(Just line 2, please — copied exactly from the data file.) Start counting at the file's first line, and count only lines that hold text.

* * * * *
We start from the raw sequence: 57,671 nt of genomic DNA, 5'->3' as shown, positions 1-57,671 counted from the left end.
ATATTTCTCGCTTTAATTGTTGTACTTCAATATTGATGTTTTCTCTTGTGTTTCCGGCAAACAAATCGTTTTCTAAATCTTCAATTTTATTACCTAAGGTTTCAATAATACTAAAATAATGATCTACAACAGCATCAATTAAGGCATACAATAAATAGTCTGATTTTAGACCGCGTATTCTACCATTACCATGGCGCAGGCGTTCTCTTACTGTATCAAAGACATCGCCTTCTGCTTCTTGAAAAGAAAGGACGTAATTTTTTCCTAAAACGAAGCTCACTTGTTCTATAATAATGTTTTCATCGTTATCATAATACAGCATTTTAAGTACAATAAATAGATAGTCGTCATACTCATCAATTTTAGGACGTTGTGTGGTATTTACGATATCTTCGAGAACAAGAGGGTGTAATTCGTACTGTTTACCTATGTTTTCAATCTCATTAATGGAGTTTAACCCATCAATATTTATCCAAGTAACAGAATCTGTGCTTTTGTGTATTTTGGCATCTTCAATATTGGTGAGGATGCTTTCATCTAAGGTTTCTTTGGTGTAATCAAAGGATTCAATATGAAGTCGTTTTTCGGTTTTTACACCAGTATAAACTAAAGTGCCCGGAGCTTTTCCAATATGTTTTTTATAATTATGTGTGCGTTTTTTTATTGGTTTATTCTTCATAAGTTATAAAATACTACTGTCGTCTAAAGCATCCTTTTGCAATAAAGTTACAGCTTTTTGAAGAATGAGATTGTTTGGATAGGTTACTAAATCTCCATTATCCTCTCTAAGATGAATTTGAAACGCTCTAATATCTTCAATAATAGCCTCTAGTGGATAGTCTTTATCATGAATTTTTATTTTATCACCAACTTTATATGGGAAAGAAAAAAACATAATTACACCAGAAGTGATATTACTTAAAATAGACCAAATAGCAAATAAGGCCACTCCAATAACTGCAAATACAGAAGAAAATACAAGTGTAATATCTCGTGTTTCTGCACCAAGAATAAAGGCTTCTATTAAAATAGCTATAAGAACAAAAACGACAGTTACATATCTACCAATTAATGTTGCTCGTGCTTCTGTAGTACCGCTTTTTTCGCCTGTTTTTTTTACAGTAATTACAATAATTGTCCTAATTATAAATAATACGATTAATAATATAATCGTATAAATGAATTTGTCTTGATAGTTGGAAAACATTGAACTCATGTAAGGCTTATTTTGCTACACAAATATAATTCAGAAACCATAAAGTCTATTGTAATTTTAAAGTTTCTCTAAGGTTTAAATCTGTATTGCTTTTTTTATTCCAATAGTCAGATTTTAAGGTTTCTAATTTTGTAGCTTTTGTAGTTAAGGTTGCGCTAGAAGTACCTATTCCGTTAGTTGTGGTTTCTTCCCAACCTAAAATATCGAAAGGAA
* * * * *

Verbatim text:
ATATTTCTCGCTTTAATTGTTGTACTTCAATATTGATGTTTTCTCTTGTGTTTCCGGCAAACAAATCGTTTTCTAAATCTTCAATTTTATTACCTAAGGTTTCAATAATACTAAAATAATGATCTACAACAGCATCAATTAAGGCATACAATAAATAGTCTGATTTTAGACCGCGTATTCTACCATTACCATGGCGCAGGCGTTCTCTTACTGTATCAAAGACATCGCCTTCTGCTTCTTGAAAAGAAAGGACGTAATTTTTTCCTAAAACGAAGCTCACTTGTTCTATAATAATGTTTTCATCGTTATCATAATACAGCATTTTAAGTACAATAAATAGATAGTCGTCATACTCATCAATTTTAGGACGTTGTGTGGTATTTACGATATCTTCGAGAACAAGAGGGTGTAATTCGTACTGTTTACCTATGTTTTCAATCTCATTAATGGAGTTTAACCCATCAATATTTATCCAAGTAACAGAATCTGTGCTTTTGTGTATTTTGGCATCTTCAATATTGGTGAGGATGCTTTCATCTAAGGTTTCTTTGGTGTAATCAAAGGATTCAATATGAAGTCGTTTTTCGGTTTTTACACCAGTATAAACTAAAGTGCCCGGAGCTTTTCCAATATGTTTTTTATAATTATGTGTGCGTTTTTTTATTGGTTTATTCTTCATAAGTTATAAAATACTACTGTCGTCTAAAGCATCCTTTTGCAATAAAGTTACAGCTTTTTGAAGAATGAGATTGTTTGGATAGGTTACTAAATCTCCATTATCCTCTCTAAGATGAATTTGAAACGCTCTAATATCTTCAATAATAGCCTCTAGTGGATAGTCTTTATCATGAATTTTTATTTTATCACCAACTTTATATGGGAAAGAAAAAAACATAATTACACCAGAAGTGATATTACTTAAAATAGACCAAATAGCAAATAAGGCCACTCCAATAACTGCAAATACAGAAGAAAATACAAGTGTAATATCTCGTGTTTCTGCACCAAGAATAAAGGCTTCTATTAAAATAGCTATAAGAACAAAAACGACAGTTACATATCTACCAATTAATGTTGCTCGTGCTTCTGTAGTACCGCTTTTTTCGCCTGTTTTTTTTACAGTAATTACAATAATTGTCCTAATTATAAATAATACGATTAATAATATAATCGTATAAATGAATTTGTCTTGATAGTTGGAAAACATTGAACTCATGTAAGGCTTATTTTGCTACACAAATATAATTCAGAAACCATAAAGTCTATTGTAATTTTAAAGTTTCTCTAAGGTTTAAATCTGTATTGCTTTTTTTATTCCAATAGTCAGATTTTAAGGTTTCTAATTTTGTAGCTTTTGTAGTTAAGGTTGCGCTAGAAGTACCTATTCCGTTAGTTGTGGTTTCTTCCCAACCTAAAATATCGAAAGGAA